Materials and Methods Top


Study area

The study was conducted among the suburban population in Sokoto South and Wamakko Local Governments areas of Sokoto State, Northwest Nigeria. Most inhabitants are Muslim Fulani and Hausas.

Participants and sample size

A cross-sectional community-based study was carried out. Two suburban communities from Gagi and Kasarawa districts in Sokoto South and Wamakko Local Government areas of Sokoto State, respectively, were selected using a multistage sampling technique. Fisher's statistical formula for sample size was used to calculate sample size, i.e., N = Z2pq/D2, where N = Minimum sample size, Z = Standard deviation set at 1.96 which corresponds to a 95% confidence interval, P = Prevalence of DM (4.6%) among residents of Sokoto, q = 1 − P, and D = Margin of unacceptable error or measure of precision (0.05). The calculated sample size was 68. However, 280 participants participated in the study. The participants were invited to a designated location, and study questionnaires were administered by trained research assistants. The interviewer-administered questionnaire obtained demographic data. Measurements of weight (to the nearest 0.1 kg), height (to the nearest millimeter), and blood pressure were made following the standard guidelines.[8] Body mass index (BMI) was appropriately derived. Finger prick derived capillary blood was obtained from each participant, and fasting blood glucose test was done to each participant using blood glucometer (Finetest Auto-coding Premium, Infopia Co., Ltd., Kyunggi-Do, Korea).

Consent and permission were duly obtained from all the participants and the local authority concerned, respectively. Ethical approval was obtained from the Ethical Committee of the Usmanu Danfodiyo University Teaching Hospital, Sokoto.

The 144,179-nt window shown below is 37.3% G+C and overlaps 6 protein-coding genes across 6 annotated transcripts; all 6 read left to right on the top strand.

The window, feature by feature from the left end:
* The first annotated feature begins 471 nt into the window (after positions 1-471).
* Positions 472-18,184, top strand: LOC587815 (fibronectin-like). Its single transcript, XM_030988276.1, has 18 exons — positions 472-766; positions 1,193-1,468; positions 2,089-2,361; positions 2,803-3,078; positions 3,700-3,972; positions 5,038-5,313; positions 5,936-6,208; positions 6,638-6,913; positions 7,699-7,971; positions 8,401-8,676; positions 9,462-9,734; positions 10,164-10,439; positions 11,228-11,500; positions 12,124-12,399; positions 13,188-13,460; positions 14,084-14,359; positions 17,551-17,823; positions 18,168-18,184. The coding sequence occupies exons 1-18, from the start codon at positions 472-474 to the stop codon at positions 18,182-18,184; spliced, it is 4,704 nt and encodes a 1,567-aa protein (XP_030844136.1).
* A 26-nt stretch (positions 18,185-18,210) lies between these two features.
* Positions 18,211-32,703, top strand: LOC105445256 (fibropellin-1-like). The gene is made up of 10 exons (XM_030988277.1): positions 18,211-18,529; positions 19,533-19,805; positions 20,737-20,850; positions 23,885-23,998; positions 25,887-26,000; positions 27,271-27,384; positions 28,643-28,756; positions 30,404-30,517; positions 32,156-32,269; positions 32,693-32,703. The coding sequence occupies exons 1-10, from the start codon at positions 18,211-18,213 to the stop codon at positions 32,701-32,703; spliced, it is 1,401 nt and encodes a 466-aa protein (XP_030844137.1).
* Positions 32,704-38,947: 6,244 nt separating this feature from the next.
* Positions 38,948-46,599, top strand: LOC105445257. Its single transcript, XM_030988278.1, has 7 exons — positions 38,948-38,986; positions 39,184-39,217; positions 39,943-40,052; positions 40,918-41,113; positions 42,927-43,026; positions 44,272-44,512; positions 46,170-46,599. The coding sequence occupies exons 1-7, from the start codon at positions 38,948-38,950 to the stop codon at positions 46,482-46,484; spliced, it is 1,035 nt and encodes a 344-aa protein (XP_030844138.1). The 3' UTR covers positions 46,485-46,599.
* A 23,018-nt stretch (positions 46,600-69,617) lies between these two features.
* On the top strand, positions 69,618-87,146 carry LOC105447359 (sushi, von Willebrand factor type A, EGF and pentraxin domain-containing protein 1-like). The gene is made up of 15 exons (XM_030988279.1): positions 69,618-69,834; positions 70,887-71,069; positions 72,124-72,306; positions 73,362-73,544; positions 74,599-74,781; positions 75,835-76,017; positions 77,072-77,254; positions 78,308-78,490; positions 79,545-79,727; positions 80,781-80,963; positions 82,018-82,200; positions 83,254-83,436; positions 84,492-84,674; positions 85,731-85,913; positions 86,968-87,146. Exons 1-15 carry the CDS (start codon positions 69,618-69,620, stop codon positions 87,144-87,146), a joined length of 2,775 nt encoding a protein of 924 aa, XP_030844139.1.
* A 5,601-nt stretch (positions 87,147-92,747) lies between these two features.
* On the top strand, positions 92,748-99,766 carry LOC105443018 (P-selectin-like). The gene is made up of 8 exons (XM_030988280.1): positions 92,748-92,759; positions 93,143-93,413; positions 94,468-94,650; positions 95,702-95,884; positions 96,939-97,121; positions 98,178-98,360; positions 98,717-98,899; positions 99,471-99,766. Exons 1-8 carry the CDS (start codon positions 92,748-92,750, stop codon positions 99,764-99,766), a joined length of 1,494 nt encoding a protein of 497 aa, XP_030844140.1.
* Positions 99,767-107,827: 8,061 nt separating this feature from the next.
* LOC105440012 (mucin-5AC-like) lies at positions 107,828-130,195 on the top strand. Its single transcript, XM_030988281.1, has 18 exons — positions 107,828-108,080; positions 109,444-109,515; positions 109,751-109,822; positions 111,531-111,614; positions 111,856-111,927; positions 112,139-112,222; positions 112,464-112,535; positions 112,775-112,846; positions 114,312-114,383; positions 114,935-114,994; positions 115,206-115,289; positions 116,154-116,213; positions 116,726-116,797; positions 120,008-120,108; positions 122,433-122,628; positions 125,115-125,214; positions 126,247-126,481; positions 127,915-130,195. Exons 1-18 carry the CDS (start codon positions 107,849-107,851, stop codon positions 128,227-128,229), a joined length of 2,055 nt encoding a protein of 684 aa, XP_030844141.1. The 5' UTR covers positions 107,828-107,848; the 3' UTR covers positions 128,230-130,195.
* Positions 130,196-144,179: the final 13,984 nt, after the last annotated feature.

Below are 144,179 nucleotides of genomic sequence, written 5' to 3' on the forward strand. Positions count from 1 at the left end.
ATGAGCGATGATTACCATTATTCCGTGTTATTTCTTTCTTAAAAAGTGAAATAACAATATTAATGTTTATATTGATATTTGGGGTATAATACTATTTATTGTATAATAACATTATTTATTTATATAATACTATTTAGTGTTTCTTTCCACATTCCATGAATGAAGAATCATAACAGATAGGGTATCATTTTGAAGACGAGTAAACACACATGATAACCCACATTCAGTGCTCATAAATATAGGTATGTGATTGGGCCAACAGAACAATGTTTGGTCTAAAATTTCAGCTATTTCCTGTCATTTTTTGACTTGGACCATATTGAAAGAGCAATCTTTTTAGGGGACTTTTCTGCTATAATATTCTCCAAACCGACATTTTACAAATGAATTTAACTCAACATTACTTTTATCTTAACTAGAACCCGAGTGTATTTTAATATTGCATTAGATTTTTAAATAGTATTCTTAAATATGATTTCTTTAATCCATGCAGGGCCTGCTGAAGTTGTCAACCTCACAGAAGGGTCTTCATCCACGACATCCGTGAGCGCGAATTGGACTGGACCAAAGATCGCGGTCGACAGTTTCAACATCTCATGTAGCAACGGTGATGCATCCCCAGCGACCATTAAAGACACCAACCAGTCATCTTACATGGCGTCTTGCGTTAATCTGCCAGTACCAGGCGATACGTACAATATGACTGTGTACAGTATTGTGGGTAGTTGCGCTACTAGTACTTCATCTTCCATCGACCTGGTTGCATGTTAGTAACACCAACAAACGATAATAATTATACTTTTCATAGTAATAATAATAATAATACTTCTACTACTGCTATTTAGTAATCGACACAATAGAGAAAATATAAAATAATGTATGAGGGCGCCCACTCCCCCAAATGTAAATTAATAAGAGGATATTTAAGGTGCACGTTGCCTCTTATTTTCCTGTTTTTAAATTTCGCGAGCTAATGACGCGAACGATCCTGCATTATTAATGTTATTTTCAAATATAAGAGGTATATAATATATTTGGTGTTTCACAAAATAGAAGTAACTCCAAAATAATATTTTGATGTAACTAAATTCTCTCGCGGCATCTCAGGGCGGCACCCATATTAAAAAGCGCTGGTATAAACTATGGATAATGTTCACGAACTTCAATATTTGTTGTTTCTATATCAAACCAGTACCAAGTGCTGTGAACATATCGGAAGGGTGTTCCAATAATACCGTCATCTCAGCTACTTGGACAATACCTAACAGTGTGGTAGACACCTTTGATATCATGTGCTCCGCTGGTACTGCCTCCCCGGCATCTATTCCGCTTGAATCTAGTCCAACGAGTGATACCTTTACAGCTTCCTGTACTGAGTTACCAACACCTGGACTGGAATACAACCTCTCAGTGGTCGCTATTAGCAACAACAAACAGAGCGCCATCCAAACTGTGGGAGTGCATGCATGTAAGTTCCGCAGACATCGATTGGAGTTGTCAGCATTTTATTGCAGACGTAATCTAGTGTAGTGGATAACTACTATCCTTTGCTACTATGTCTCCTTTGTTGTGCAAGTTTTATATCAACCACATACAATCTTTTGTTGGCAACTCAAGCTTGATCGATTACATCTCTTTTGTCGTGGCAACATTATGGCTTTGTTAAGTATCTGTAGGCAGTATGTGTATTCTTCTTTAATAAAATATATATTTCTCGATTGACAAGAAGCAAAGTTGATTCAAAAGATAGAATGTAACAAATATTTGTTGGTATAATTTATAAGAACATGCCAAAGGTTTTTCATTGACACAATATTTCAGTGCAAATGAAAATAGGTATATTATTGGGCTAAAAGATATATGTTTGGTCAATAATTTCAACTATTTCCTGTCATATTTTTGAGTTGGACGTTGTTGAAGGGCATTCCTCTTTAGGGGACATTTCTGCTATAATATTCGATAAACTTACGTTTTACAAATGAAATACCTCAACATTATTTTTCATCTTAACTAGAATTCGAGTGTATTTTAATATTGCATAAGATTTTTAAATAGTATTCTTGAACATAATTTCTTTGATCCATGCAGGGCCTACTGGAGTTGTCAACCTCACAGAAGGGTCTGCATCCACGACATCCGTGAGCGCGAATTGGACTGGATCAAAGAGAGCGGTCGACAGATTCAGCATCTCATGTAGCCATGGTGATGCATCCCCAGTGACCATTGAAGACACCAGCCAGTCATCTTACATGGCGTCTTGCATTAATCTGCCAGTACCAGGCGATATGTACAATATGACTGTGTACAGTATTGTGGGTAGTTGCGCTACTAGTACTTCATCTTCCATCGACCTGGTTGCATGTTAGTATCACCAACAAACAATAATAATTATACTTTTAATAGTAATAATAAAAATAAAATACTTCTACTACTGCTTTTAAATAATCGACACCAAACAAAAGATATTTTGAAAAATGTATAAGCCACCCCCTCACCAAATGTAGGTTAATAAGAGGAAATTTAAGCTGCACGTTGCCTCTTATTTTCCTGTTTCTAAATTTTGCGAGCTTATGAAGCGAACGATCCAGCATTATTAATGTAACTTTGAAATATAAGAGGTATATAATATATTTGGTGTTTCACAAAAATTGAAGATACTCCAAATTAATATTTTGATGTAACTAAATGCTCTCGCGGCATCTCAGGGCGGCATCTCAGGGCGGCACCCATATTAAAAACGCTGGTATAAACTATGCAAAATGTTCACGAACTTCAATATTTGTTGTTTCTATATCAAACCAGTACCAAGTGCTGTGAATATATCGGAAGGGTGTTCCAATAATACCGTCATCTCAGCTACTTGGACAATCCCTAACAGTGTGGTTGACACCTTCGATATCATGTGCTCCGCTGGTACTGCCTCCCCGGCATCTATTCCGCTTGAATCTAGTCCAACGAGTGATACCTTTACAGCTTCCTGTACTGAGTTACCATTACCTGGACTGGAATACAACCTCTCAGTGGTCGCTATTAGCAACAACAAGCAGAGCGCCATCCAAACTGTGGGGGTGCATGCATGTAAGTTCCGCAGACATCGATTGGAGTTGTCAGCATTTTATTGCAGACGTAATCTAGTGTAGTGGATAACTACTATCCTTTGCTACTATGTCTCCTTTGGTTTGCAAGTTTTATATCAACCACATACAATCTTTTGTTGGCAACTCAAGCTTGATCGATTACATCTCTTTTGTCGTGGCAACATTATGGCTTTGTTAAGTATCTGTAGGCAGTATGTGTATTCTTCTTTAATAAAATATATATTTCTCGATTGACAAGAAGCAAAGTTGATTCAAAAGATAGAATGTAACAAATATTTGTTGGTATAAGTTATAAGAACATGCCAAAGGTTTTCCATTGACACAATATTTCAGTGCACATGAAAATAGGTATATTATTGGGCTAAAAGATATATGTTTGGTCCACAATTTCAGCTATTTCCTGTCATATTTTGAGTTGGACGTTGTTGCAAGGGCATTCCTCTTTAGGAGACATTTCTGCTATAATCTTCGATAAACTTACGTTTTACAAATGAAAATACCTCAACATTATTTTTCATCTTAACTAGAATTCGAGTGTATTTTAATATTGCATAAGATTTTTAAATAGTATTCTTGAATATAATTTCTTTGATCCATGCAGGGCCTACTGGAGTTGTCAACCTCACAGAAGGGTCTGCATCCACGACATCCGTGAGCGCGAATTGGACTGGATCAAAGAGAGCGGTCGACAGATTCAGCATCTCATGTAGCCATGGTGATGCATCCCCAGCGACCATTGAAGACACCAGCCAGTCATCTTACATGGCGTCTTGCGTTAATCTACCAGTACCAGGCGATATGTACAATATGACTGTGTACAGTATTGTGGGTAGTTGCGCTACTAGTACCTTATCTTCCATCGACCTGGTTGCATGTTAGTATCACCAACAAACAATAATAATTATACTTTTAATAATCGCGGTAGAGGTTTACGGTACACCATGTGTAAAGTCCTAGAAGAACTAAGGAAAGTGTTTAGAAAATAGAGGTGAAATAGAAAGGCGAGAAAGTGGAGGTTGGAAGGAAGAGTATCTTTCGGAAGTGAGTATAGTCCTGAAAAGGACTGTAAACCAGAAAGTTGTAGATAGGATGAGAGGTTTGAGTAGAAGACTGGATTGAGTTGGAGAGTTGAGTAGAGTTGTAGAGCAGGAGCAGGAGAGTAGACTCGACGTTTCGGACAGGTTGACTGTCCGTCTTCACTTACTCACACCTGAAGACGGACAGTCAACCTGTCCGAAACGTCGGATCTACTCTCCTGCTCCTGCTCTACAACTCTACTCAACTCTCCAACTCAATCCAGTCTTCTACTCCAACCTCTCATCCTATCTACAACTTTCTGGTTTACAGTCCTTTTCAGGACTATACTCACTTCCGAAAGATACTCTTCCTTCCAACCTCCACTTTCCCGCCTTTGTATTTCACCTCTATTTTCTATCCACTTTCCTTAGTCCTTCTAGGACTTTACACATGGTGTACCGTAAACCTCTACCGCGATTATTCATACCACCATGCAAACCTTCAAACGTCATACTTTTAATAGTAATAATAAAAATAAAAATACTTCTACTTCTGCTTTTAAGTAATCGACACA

Operational definitions

Participants were diagnosed to have DM if they had fasting plasma glucose level ≥7 mmol/L or casual blood glucose level ≥11.1 mmol/L.[9] Overweight and generalized obesity were defined as BMI ≥25 and 30 kg/m 2, respectively.[10] Underweight is defined as BMI ≤18.5 kg/m 2. Systemic hypertension was defined as systolic blood pressure (SBP) ≥140 mmHg and/or diastolic blood pressure (DBP) ≥90 mmHg.[11]

Statistical analysis

Data were analyzed using the Statistical Package for Social Sciences (SPSS) for Windows, version 17 (IBM SPSS Inc. Chicago Illinois, USA). Frequency distribution tables were constructed, and cross tabulations were done to examine relationship between categorical variables. Chi-square test was used to compare differences between proportions. Student's t-test was used to determine the differences between 2 groups of means. Logistic regression analysis was used to determine the variable that predicts DM. The level of statistical significance was set at P < 0.05.


  Results Top


Sociodemographic and anthropometric characteristics

Two hundred and eighty participants comprising 154 (55%) males and 126 (45%) females were studied. The mean age was 42.3 ± 10.7 years with the females (48.9 ± 14.6 years) being significantly older than the males (37.0 ± 17.7 years) P = 0.002.

The age, anthropometric characteristics, and plasma glucose values of the participants are shown in [Table 1].
Table 1: Age, anthropometric characteristics, and plasma glucose values of the participants